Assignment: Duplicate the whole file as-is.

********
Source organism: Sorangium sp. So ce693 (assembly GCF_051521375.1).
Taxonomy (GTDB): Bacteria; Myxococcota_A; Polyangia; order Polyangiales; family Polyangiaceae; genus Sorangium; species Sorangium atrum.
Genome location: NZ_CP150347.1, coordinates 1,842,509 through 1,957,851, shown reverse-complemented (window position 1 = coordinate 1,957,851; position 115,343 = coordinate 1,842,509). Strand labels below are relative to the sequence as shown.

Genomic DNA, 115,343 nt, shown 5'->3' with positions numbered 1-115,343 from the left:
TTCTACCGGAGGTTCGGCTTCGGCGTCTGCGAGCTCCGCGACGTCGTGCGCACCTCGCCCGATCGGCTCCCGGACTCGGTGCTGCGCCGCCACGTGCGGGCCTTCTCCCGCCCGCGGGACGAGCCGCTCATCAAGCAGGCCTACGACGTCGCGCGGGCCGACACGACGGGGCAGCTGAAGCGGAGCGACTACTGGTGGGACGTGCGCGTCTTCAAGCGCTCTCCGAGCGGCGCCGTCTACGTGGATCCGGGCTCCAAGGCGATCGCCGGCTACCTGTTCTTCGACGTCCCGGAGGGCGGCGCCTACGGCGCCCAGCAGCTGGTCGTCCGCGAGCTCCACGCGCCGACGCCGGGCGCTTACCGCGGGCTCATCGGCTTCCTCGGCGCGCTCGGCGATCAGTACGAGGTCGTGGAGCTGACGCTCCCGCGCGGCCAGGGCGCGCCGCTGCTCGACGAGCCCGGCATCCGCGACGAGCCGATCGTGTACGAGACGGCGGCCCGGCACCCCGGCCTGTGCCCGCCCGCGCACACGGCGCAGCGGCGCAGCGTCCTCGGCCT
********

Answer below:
Source organism: Sorangium sp. So ce693 (assembly GCF_051521375.1).
Taxonomy (GTDB): Bacteria; Myxococcota_A; Polyangia; order Polyangiales; family Polyangiaceae; genus Sorangium; species Sorangium atrum.
Genome location: NZ_CP150347.1, coordinates 1,842,509 through 1,957,851, shown reverse-complemented (window position 1 = coordinate 1,957,851; position 115,343 = coordinate 1,842,509). Strand labels below are relative to the sequence as shown.

Genomic DNA, 115,343 nt, shown 5'->3' with positions numbered 1-115,343 from the left:
TTCTACCGGAGGTTCGGCTTCGGCGTCTGCGAGCTCCGCGACGTCGTGCGCACCTCGCCCGATCGGCTCCCGGACTCGGTGCTGCGCCGCCACGTGCGGGCCTTCTCCCGCCCGCGGGACGAGCCGCTCATCAAGCAGGCCTACGACGTCGCGCGGGCCGACACGACGGGGCAGCTGAAGCGGAGCGACTACTGGTGGGACGTGCGCGTCTTCAAGCGCTCTCCGAGCGGCGCCGTCTACGTGGATCCGGGCTCCAAGGCGATCGCCGGCTACCTGTTCTTCGACGTCCCGGAGGGCGGCGCCTACGGCGCCCAGCAGCTGGTCGTCCGCGAGCTCCACGCGCCGACGCCGGGCGCTTACCGCGGGCTCATCGGCTTCCTCGGCGCGCTCGGCGATCAGTACGAGGTCGTGGAGCTGACGCTCCCGCGCGGCCAGGGCGCGCCGCTGCTCGACGAGCCCGGCATCCGCGACGAGCCGATCGTGTACGAGACGGCGGCCCGGCACCCCGGCCTGTGCCCGCCCGCGCACACGGCGCAGCGGCGCAGCGTCCTCGGCCT